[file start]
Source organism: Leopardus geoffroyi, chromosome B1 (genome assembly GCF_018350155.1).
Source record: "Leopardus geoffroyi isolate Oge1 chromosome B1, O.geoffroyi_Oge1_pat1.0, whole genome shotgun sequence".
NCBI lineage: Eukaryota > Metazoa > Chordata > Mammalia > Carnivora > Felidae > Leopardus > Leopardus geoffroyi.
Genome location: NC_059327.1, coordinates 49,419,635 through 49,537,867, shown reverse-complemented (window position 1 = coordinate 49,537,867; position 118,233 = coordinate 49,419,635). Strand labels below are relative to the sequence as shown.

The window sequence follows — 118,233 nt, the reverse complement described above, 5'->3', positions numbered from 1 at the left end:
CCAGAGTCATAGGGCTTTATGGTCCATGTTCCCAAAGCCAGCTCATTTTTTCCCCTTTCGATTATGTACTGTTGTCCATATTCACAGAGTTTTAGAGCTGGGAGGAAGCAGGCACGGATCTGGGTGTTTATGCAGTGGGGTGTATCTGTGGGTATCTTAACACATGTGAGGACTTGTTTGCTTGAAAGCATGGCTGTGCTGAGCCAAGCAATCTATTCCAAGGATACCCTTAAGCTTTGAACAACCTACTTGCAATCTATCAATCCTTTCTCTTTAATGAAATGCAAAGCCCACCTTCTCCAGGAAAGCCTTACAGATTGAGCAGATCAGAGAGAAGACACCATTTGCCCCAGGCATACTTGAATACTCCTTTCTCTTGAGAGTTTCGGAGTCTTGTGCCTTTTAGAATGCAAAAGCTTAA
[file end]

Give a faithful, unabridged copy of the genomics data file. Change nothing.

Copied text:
Source organism: Leopardus geoffroyi, chromosome B1 (genome assembly GCF_018350155.1).
Source record: "Leopardus geoffroyi isolate Oge1 chromosome B1, O.geoffroyi_Oge1_pat1.0, whole genome shotgun sequence".
NCBI lineage: Eukaryota > Metazoa > Chordata > Mammalia > Carnivora > Felidae > Leopardus > Leopardus geoffroyi.
Genome location: NC_059327.1, coordinates 49,419,635 through 49,537,867, shown reverse-complemented (window position 1 = coordinate 49,537,867; position 118,233 = coordinate 49,419,635). Strand labels below are relative to the sequence as shown.

The window sequence follows — 118,233 nt, the reverse complement described above, 5'->3', positions numbered from 1 at the left end:
CCAGAGTCATAGGGCTTTATGGTCCATGTTCCCAAAGCCAGCTCATTTTTTCCCCTTTCGATTATGTACTGTTGTCCATATTCACAGAGTTTTAGAGCTGGGAGGAAGCAGGCACGGATCTGGGTGTTTATGCAGTGGGGTGTATCTGTGGGTATCTTAACACATGTGAGGACTTGTTTGCTTGAAAGCATGGCTGTGCTGAGCCAAGCAATCTATTCCAAGGATACCCTTAAGCTTTGAACAACCTACTTGCAATCTATCAATCCTTTCTCTTTAATGAAATGCAAAGCCCACCTTCTCCAGGAAAGCCTTACAGATTGAGCAGATCAGAGAGAAGACACCATTTGCCCCAGGCATACTTGAATACTCCTTTCTCTTGAGAGTTTCGGAGTCTTGTGCCTTTTAGAATGCAAAAGCTTAA